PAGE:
Before I begin: this is not meant to be a guide to prevention or recovery. This is meant to be an opinion piece, based on personal experience, about how to mentally cope with an injury that interferes with your dancing. The fact is, you will probably injure yourself at some point – either moving the wrong way or from overuse, even if you cross-train and wear the right shoes(1). It happens to all athletes. If you hurt yourself, talk to your instructor and see a doctor and/or a physiotherapist/osteopath.
As someone who is still working out the kinks of a back injury, there are two things I’ve learned the value of: patience and positivity.
To give some context, briefly: last year I had sciatica because my spinal alignment was off and pinching the nerve. We don’t know exactly what caused it, but my physio is likely correct when she says I literally overdid everything and wasn’t stretching properly. I ended up on medication for a few weeks to help relax the muscles and calm the nerve. Then followed months of working at getting my alignment back in place and waiting for the nerve to settle fully. In my case, I was still able to dance though I scaled back and wasn’t able to move properly because my muscles were all locked up. Nonetheless, what I could do kept me sane. But it still felt like forever, especially when it was weeks before I could sleep through the night.
Recovery takes time. And if you’re over thirty (like me!) then your body may take longer to heal than it used to. Never having previously experienced an injury of this nature, my first response was a panicky “Why is it taking so long??” It took a lot of conversations with my wonderful physiotherapist to finally get it into my head that no matter how much I want my body to hurry up and heal, that won’t make it go any faster. What do I need? Patience. And the drive to keep working at it, keeping up with my exercises and stretches, and listening when my body says it’s tired.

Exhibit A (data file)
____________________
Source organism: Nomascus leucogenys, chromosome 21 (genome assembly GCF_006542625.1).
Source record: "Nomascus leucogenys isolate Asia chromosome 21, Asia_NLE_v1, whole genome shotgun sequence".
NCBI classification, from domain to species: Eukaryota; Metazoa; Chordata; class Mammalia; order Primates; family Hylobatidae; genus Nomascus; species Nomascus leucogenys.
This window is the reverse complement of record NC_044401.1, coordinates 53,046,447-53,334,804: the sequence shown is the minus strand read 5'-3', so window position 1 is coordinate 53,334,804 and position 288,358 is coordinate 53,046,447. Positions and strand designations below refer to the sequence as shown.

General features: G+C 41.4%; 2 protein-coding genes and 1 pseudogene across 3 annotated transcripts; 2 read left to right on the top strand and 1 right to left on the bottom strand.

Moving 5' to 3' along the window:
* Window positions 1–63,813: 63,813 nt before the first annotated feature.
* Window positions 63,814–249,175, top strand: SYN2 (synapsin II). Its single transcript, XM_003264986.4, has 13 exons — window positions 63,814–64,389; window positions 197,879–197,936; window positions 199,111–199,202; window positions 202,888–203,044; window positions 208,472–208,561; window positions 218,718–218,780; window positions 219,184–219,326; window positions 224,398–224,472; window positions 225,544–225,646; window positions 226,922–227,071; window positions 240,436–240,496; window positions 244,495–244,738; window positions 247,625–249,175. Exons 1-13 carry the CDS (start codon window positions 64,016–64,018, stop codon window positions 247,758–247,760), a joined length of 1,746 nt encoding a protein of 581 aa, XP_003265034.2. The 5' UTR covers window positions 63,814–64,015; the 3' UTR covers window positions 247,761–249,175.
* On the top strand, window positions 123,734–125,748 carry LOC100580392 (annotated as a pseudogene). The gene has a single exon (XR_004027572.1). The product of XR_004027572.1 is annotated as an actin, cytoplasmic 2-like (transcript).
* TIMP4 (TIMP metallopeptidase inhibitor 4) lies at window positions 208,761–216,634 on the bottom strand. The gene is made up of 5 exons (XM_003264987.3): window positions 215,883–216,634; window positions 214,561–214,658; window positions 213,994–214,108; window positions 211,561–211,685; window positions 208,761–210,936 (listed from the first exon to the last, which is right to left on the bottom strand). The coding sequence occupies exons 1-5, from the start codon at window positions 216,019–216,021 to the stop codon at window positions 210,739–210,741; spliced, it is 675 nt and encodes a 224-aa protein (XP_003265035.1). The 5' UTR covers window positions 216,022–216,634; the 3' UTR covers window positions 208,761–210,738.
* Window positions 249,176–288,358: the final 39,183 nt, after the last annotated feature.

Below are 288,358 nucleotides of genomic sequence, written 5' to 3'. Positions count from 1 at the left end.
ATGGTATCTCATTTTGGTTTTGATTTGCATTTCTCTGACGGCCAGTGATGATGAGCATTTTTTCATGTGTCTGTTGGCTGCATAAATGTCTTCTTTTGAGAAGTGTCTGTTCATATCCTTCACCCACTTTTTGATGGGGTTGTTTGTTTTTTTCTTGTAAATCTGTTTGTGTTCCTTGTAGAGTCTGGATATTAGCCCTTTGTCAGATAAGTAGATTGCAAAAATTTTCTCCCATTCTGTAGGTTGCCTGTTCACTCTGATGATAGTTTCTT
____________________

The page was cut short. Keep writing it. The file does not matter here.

Positivity is also so important. The interesting thing about the body is that your mood can positively or negatively affect it. When you’re anxious (and in the beginning I was horribly so) it irritates the nerves which in turn leads to more pain…which leads to more anxiety and a vicious, never-ending cycle unless you can change your thought-pattern. As my physiotherapist said to me, “You need to relax.” It’s easier said than done. But the point is, it can be done. I found that breathing exercises helped -- the added inflow of oxygen through deep breathing helps to relax the mind and body -- as well as eating well and being with my friends. And with the support of those friends, my family, and super-fantastic dance community (you know who you are) I was able to change my mindset and focus on what I could do instead of what I couldn’t. It helped and still helps.
Every recovery is different. It’s been over a year. I’m not quite there…but every day gets me closer. And hey. I’m still dancing. By the fall of 2016 I was back to doing my normal dance activities. By January of 2017 the nerve was just about settled with only occasional flare-ups and I was able to move better, thanks to stretches and exercises my physio and Pilates instructor gave me (2). At the time of writing this article (November 2017), my movement is the best it’s ever been and my back is getting stronger.
So if you hurt yourself…take the time and care you need. Be patient. Be positive. Work hard at recovery. And you’ll be back on the floor soon enough.
I’ll see you there.
(1) Which you should absolutely do. Strength and flexibility training, and a solid pair of shoes that you are comfortable in won’t prevent an injury but they certainly minimize the chances and potential severity.
(2) Always talk to your doctor and/or physiotherapist before starting anything, but I found that yoga and pilates-style stretches & exercises, in conjunction with what my physio gave me, helped to restore my mobility and give me added core strength.